I’m getting better at this journalism thing: remembered to bring a camera for a change! I still have a ways to go: Forgot to put memory in it, so expect a second FW trip later to correct the mistake.
I’m lucky enough that Floating World, an indie-centric but mainstream-friendly store that owner Jason Leivian describes as “the record store of comic book stores,” is my local store, a ten to 15-minute walk from my apartment. The store opened at 11 this morning, and by the time I arrived at about 11:30, Leivian reported that he’d already seen ten new faces. Before I left, around noon, several of the selections had been emptied out.
By my count, the store had 32 different free comics, including two local offerings, Dan Quayl from Sparkplug Comic Books (and several others) and Dragons! from Tug Boat Press. In past years, the two have teamed up for FCBD, but this year we get twice as many, with radically different approaches. These two seem like a pretty good place to start. So:
Sparkplug Comic Books, Gazeta Comics, Teenage Dinosaur & Revival House Press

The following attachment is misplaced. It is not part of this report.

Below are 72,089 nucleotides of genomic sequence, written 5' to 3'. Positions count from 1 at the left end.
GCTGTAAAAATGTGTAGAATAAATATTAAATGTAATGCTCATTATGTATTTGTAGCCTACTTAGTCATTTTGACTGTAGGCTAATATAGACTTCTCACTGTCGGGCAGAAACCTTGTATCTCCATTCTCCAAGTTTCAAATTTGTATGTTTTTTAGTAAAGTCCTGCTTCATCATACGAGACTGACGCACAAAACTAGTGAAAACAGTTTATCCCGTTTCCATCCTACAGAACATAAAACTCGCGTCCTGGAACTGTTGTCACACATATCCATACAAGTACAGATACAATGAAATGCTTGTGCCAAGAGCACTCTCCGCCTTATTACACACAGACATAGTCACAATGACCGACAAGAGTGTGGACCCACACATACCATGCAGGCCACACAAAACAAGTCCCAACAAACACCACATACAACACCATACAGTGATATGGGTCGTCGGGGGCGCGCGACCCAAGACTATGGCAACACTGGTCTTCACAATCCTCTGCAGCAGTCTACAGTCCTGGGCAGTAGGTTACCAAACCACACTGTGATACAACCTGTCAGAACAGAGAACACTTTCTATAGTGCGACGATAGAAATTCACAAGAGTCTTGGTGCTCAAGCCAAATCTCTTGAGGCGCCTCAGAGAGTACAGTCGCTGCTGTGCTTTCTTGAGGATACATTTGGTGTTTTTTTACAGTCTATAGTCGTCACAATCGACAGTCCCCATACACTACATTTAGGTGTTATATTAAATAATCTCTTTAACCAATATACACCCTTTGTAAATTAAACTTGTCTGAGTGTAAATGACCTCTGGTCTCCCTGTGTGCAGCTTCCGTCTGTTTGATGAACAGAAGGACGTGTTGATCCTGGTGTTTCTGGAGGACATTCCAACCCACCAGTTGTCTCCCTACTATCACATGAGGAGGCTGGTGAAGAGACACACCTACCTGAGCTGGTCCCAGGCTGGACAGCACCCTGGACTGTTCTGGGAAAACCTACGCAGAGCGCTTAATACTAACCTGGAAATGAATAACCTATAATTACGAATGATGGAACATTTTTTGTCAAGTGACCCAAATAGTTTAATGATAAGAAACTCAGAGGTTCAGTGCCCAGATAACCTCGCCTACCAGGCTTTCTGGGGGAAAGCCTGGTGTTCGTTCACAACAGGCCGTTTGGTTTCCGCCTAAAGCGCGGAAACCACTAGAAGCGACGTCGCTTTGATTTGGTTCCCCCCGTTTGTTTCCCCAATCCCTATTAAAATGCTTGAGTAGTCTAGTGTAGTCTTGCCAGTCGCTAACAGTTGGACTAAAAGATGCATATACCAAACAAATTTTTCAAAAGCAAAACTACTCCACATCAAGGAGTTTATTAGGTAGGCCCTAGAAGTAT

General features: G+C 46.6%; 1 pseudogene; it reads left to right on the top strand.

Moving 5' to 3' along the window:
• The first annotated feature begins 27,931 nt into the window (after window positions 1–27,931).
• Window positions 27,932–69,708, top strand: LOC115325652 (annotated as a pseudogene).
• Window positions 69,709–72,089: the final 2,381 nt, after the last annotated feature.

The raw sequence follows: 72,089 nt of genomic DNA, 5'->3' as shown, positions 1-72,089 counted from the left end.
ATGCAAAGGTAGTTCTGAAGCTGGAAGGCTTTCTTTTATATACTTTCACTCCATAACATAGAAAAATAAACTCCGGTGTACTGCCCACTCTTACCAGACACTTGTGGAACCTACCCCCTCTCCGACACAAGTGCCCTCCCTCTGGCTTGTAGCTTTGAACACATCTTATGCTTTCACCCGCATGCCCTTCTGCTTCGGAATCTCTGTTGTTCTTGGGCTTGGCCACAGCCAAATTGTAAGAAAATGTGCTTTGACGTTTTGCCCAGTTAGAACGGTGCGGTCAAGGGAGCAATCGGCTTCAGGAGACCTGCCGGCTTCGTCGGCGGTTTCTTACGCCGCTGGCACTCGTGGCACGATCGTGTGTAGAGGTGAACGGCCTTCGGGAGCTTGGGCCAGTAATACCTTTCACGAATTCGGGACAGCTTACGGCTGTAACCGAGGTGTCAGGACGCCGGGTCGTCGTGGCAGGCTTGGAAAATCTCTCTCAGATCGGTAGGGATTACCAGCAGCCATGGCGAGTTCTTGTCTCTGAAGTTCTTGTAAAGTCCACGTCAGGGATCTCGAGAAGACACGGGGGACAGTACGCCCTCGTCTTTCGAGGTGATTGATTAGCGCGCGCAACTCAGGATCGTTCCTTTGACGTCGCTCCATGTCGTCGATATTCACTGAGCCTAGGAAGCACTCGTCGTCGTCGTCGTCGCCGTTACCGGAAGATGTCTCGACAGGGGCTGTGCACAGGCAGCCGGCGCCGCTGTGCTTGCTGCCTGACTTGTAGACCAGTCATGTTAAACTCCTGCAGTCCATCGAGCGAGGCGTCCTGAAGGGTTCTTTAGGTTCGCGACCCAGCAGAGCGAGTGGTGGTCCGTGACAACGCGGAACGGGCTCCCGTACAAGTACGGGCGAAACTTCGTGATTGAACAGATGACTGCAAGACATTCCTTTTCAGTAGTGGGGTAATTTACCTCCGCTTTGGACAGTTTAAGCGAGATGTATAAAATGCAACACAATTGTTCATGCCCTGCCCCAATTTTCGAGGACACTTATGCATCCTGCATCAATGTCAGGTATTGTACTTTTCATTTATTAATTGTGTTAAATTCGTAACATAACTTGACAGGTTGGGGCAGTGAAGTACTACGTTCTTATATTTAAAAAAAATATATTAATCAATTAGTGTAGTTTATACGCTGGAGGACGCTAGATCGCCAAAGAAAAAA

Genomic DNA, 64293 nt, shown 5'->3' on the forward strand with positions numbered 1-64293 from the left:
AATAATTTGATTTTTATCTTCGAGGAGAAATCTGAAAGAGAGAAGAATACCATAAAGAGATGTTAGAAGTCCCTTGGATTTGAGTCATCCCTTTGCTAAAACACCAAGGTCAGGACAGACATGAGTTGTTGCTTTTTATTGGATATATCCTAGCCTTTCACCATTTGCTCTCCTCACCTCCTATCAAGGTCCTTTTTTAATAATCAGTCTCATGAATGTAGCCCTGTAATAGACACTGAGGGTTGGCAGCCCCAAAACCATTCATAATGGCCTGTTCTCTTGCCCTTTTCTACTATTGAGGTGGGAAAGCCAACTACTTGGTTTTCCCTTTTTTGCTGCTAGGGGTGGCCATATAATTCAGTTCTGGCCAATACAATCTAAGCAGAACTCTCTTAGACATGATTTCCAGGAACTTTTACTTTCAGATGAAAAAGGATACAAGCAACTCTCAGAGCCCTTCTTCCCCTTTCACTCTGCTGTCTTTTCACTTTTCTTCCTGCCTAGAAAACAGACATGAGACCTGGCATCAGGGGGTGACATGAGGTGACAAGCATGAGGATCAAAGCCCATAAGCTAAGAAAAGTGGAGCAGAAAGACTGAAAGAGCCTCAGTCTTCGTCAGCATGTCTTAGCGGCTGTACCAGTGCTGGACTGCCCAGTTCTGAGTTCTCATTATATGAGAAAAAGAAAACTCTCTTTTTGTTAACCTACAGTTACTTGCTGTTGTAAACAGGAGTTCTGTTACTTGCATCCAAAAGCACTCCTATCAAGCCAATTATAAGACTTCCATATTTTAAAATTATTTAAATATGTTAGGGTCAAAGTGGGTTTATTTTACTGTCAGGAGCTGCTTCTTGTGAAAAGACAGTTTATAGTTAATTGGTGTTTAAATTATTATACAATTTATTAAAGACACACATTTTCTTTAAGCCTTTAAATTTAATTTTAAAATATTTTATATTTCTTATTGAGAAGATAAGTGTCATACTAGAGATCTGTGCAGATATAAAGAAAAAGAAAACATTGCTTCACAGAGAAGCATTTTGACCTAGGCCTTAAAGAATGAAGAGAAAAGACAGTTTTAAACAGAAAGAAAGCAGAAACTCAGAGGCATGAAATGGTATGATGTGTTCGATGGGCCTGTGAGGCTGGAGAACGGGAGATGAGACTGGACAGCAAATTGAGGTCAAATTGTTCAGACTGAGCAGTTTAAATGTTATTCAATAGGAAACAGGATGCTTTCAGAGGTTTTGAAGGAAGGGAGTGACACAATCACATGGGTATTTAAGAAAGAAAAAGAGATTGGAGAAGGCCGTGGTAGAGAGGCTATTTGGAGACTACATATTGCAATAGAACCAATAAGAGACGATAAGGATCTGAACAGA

By Amy Kuttab, Jesse McManus, Jason Overby & Blaise Larmee
This is the decidedly more underground of the two local offerings, scratchy pencil drawings and penises abound. The art styles employed are an acquired taste, and I’m working on acquiring it. The subject matter is self expression. The lead story features a strange young girl who brings home smelly things from the woods and in the other stories, creativity itself is the focus. The highlight for me was the final story, which I assume from the order of the credits is Blaise Larmee’s. In a series of shaky panels, an artist attempts to integrate the influence of the late John Callahan into his work so that he can move past it, a moving take on what an artistic hero can mean and hard it can be to escape them. A note about Callahan’s recent death closes it out.
Rating: For aficionados.
By Alec Longstreth and various
On the other end of the spectrum is this charming all-ages anthology, published in the same format as Tugboat’s excellent Papercutter. Longstreth’s lead story (actually the only story—the rest of the book is made up of gag strips, dragon pinups and a bunch of activity pages) has wonderfully simple artwork, attractively gray-toned, and centers on a dragon problem I’ve not seen addressed anywhere before, setting its protagonist on a cute quest. The rest of the book is equally endearing an the activities look like fun. I don’t know how widely this one’s been distributed, but it’s easy to imagine any young kid enjoying it.
Next: More comics.